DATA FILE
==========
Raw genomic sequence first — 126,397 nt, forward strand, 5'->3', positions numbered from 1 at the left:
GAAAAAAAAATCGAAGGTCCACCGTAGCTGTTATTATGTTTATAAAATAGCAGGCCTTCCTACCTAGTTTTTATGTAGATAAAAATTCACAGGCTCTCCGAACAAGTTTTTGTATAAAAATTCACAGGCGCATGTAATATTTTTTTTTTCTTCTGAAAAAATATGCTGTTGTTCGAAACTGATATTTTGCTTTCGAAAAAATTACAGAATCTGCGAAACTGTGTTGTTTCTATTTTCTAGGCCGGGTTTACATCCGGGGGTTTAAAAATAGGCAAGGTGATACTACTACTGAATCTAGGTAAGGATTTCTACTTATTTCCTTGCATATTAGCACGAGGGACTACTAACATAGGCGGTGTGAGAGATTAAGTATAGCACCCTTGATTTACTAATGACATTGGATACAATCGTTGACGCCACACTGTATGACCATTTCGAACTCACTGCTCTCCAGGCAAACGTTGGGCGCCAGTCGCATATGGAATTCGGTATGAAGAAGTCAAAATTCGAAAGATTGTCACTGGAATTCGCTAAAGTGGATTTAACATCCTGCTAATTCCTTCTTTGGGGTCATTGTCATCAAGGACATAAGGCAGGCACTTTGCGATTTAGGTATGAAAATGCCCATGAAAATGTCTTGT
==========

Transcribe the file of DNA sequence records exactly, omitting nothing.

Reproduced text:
Raw genomic sequence first — 126,397 nt, forward strand, 5'->3', positions numbered from 1 at the left:
GAAAAAAAAATCGAAGGTCCACCGTAGCTGTTATTATGTTTATAAAATAGCAGGCCTTCCTACCTAGTTTTTATGTAGATAAAAATTCACAGGCTCTCCGAACAAGTTTTTGTATAAAAATTCACAGGCGCATGTAATATTTTTTTTTTCTTCTGAAAAAATATGCTGTTGTTCGAAACTGATATTTTGCTTTCGAAAAAATTACAGAATCTGCGAAACTGTGTTGTTTCTATTTTCTAGGCCGGGTTTACATCCGGGGGTTTAAAAATAGGCAAGGTGATACTACTACTGAATCTAGGTAAGGATTTCTACTTATTTCCTTGCATATTAGCACGAGGGACTACTAACATAGGCGGTGTGAGAGATTAAGTATAGCACCCTTGATTTACTAATGACATTGGATACAATCGTTGACGCCACACTGTATGACCATTTCGAACTCACTGCTCTCCAGGCAAACGTTGGGCGCCAGTCGCATATGGAATTCGGTATGAAGAAGTCAAAATTCGAAAGATTGTCACTGGAATTCGCTAAAGTGGATTTAACATCCTGCTAATTCCTTCTTTGGGGTCATTGTCATCAAGGACATAAGGCAGGCACTTTGCGATTTAGGTATGAAAATGCCCATGAAAATGTCTTGT